Chapter

The Rhetoric of Moral Equivalence

Richard Shorten

in Evil in Contemporary Political Theory

Published by Edinburgh University Press

Published in print October 2011 | ISBN: 9780748641963
Published online March 2012 | e-ISBN: 9780748652860 | DOI: http://dx.doi.org/10.3366/edinburgh/9780748641963.003.0010
The Rhetoric of Moral Equivalence

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Undermining the distinctiveness of evil is a characteristic of political, as well as cultural, discourse. Ordinarily judgements of evil are a tool of political condemnation. As such they take their place alongside judgements of wrongdoing of varying degrees, from forgivable lapses to wrongful acts justified by necessity to criminal wrongdoing. But one feature of political rhetoric is that distinctions between degrees of wrongdoing are often undermined by claims of ‘moral equivalence’ that aim to blunt, revise and unsettle them. This chapter describes what is going on when public speech about wrongdoing is treated as a distinctive kind of political action, to examine moral equivalence as a feature of persuasive political language. It examines the conditions that inform the allocation, weighting and distribution of properties that convey wrongdoing in a political, rather than a strictly philosophical, context.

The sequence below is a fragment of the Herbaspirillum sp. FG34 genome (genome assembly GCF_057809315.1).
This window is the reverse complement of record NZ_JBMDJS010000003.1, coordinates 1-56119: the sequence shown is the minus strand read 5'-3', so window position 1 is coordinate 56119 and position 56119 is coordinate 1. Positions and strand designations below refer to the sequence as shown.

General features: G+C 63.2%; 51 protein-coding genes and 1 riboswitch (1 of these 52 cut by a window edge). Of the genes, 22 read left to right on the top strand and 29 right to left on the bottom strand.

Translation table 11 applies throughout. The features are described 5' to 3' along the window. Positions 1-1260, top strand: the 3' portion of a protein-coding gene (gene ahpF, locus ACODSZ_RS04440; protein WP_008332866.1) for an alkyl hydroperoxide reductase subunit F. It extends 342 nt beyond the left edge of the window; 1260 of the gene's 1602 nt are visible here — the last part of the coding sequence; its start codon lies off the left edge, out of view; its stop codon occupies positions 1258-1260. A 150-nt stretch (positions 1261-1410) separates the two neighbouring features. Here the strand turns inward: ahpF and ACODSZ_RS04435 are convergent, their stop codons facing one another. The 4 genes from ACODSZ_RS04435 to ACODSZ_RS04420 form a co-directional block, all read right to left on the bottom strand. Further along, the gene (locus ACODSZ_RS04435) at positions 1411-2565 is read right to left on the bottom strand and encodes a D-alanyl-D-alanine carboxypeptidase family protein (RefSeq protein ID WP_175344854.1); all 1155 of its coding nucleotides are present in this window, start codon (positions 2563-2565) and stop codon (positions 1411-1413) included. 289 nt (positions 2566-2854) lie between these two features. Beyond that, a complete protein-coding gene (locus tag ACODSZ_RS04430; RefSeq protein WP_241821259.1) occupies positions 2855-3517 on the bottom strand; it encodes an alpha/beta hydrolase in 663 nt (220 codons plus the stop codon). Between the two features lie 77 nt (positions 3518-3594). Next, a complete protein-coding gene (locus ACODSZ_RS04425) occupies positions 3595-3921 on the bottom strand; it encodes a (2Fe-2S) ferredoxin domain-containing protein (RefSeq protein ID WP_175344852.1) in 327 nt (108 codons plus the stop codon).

Keywords: political; discourse; public speech; wrongdoing; political rhetoric; moral equivalence; judgements of evil

Chapter.  10776 words. 

Subjects: Political Theory

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